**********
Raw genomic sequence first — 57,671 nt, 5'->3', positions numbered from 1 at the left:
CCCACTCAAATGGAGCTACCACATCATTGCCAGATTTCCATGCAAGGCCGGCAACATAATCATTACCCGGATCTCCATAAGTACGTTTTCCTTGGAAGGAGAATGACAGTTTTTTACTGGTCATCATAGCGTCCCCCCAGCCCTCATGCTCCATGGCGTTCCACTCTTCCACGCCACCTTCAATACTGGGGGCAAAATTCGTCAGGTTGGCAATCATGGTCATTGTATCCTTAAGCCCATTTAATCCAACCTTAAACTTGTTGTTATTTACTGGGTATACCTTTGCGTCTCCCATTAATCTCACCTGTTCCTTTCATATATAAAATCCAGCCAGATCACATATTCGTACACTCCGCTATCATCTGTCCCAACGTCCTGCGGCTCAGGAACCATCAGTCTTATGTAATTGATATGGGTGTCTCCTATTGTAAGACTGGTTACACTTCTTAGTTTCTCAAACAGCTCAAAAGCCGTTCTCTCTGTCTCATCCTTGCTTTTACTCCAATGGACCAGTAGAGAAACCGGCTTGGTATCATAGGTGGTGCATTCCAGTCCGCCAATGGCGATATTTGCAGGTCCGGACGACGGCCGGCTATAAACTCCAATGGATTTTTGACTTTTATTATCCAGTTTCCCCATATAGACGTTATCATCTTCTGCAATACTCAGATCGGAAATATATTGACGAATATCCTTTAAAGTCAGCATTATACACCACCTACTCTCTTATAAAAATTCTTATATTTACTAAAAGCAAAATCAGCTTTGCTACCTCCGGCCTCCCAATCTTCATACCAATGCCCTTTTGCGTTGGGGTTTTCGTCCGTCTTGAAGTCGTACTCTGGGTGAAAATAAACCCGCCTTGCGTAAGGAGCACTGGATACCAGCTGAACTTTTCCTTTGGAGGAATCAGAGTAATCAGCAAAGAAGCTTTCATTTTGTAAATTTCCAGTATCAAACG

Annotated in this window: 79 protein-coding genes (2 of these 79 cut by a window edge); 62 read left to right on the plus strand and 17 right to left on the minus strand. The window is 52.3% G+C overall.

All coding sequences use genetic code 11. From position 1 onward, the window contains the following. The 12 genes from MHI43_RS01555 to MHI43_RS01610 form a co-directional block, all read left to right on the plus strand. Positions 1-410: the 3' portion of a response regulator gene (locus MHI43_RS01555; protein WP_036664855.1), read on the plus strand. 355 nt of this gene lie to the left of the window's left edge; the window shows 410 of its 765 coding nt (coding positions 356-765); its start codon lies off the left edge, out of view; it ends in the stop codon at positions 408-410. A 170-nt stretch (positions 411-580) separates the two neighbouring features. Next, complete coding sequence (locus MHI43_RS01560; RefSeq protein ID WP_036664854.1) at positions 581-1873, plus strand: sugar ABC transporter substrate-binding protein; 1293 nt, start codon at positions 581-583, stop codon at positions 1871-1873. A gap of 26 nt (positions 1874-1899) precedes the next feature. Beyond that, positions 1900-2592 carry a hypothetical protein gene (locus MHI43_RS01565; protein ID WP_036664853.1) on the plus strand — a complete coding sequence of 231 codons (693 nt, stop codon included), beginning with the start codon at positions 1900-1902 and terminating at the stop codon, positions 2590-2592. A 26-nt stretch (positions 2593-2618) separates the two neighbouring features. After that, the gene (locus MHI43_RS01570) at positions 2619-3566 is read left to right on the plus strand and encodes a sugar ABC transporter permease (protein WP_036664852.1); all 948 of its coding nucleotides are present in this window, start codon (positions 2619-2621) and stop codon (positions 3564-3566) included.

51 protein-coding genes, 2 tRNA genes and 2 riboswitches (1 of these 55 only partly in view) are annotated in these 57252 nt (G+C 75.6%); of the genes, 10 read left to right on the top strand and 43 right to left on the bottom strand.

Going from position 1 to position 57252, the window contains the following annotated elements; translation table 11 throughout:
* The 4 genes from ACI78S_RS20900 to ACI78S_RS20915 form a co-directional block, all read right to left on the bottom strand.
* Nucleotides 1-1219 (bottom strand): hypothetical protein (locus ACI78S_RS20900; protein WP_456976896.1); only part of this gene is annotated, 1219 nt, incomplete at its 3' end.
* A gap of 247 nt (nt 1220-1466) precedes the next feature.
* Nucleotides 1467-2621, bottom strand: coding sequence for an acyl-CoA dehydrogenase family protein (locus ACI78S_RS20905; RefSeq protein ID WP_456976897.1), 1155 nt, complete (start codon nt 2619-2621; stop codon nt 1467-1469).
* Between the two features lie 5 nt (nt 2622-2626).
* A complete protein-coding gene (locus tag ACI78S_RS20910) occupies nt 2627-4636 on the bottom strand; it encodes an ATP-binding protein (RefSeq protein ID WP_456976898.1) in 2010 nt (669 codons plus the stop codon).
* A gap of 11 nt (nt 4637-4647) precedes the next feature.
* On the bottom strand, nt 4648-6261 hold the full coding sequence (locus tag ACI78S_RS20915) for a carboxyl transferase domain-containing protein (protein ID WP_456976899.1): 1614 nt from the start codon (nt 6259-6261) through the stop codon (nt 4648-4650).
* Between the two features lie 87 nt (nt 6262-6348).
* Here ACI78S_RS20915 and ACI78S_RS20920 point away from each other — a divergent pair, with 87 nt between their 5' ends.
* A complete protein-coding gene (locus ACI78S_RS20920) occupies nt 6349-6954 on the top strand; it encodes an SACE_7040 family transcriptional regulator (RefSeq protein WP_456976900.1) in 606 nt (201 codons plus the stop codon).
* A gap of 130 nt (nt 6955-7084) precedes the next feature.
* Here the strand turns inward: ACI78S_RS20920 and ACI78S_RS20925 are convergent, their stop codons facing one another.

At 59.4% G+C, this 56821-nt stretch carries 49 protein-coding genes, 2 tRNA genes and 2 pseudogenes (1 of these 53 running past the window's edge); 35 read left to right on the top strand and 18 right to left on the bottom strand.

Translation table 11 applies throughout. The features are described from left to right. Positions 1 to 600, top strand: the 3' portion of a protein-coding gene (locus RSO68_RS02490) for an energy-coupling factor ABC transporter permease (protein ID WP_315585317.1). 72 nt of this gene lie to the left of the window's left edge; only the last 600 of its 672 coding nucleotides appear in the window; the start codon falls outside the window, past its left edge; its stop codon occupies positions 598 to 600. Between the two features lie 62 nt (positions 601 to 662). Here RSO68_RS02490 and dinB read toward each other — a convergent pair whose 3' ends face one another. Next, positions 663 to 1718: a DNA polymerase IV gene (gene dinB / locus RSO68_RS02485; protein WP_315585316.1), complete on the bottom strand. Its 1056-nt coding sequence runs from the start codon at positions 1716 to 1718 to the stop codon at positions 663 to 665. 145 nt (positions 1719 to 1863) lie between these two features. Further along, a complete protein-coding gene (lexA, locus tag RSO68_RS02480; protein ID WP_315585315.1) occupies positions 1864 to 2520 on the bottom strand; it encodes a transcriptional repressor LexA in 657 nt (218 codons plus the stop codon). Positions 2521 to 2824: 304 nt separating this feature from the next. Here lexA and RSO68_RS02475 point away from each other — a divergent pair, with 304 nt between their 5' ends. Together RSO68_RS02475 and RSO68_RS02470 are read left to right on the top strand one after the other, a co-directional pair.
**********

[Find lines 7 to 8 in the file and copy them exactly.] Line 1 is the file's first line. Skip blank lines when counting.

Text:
* The 4 genes from ACI78S_RS20900 to ACI78S_RS20915 form a co-directional block, all read right to left on the bottom strand.
* Nucleotides 1-1219 (bottom strand): hypothetical protein (locus ACI78S_RS20900; protein WP_456976896.1); only part of this gene is annotated, 1219 nt, incomplete at its 3' end.